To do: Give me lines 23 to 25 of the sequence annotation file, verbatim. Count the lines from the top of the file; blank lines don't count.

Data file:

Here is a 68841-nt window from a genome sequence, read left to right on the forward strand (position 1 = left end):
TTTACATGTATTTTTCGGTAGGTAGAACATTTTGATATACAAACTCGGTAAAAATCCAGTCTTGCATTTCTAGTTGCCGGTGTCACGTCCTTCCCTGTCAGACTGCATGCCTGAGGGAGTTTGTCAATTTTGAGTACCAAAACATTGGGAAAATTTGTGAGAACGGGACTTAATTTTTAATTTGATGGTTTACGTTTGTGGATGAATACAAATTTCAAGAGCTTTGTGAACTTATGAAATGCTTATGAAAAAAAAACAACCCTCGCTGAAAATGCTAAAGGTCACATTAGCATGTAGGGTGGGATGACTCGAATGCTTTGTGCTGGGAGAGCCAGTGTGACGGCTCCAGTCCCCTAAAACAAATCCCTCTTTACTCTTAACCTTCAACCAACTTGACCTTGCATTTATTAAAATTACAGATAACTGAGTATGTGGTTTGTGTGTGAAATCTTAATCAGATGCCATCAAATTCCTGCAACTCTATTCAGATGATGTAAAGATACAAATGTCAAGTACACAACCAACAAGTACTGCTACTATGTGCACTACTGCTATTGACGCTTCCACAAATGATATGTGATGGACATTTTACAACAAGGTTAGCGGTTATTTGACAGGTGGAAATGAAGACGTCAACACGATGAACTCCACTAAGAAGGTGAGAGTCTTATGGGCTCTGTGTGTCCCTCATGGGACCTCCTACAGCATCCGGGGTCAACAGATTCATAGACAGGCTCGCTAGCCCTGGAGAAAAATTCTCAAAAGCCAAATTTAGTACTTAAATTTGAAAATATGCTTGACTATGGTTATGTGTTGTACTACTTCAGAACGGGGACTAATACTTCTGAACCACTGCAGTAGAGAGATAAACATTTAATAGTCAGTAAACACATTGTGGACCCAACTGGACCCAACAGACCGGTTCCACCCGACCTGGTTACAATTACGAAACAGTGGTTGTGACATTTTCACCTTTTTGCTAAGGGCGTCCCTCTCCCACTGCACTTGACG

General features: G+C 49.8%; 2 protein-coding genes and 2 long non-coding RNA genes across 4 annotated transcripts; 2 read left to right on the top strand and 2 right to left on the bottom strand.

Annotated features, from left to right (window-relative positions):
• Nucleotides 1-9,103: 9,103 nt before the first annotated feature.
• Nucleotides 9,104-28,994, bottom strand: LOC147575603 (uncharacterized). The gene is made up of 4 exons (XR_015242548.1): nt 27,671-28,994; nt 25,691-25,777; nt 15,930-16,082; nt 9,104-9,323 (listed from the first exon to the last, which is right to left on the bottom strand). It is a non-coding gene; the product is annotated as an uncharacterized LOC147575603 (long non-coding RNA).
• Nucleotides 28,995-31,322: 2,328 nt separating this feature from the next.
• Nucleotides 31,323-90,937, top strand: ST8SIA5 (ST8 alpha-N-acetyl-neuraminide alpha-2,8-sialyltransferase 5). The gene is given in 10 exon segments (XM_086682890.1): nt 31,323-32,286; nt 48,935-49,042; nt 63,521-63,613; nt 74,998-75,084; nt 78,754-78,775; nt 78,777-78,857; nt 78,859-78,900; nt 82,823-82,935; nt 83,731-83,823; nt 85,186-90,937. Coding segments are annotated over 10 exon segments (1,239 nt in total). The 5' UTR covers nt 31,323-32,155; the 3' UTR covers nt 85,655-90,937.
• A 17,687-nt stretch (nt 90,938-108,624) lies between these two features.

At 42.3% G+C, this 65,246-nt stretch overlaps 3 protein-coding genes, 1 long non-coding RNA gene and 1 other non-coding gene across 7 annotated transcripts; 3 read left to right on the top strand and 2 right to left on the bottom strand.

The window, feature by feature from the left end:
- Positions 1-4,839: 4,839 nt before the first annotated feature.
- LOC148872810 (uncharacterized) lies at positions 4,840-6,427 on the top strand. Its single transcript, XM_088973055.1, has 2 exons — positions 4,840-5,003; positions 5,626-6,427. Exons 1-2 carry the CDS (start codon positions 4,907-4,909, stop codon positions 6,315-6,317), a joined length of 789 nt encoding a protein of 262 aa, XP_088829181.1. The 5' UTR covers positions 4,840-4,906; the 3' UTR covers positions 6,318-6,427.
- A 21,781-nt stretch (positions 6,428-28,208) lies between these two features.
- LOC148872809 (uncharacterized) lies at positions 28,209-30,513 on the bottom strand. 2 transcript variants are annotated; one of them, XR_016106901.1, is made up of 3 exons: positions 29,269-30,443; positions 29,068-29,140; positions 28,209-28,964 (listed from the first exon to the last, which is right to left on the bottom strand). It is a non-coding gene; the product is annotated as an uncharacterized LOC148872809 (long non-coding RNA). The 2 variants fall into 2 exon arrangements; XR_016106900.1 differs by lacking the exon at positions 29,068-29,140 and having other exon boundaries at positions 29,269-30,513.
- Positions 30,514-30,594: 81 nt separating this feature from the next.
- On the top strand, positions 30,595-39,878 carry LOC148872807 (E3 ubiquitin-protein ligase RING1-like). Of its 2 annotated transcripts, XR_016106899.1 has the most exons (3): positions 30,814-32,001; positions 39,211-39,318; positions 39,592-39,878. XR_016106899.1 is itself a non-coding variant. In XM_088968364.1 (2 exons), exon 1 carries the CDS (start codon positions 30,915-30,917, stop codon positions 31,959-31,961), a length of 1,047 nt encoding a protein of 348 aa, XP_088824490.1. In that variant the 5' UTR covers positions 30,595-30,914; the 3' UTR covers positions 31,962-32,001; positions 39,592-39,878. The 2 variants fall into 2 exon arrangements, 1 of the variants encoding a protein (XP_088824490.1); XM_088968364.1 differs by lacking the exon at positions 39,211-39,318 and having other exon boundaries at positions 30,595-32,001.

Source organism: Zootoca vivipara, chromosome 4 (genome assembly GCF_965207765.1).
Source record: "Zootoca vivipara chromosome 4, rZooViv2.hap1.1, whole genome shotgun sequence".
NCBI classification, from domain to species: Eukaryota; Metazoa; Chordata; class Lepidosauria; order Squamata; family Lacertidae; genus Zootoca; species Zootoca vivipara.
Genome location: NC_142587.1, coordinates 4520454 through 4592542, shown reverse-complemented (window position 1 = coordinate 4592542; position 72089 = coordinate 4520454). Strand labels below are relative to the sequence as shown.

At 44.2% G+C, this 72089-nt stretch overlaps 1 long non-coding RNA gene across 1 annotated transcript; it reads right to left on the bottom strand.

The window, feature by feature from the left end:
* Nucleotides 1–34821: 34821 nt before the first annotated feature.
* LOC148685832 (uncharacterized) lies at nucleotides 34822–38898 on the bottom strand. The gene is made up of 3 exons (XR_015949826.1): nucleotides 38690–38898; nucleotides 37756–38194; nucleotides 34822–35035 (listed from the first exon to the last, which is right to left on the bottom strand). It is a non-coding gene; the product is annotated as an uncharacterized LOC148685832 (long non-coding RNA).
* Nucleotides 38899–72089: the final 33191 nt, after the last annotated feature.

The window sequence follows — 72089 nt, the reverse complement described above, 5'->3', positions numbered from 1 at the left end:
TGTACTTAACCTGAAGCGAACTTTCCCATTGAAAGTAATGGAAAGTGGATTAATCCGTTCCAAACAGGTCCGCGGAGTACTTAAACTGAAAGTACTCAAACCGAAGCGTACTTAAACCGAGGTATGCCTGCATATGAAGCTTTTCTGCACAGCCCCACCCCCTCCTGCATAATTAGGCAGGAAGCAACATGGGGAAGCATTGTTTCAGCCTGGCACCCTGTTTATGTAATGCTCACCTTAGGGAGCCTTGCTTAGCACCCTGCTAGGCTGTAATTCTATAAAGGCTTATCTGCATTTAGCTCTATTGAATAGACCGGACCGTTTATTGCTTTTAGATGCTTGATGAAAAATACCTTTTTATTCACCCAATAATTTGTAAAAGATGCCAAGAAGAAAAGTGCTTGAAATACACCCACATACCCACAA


The window, feature by feature from the left end:
* Nucleotides 1–34821: 34821 nt before the first annotated feature.
* LOC148685832 (uncharacterized) lies at nucleotides 34822–38898 on the bottom strand. The gene is made up of 3 exons (XR_015949826.1): nucleotides 38690–38898; nucleotides 37756–38194; nucleotides 34822–35035 (listed from the first exon to the last, which is right to left on the bottom strand). It is a non-coding gene; the product is annotated as an uncharacterized LOC148685832 (long non-coding RNA).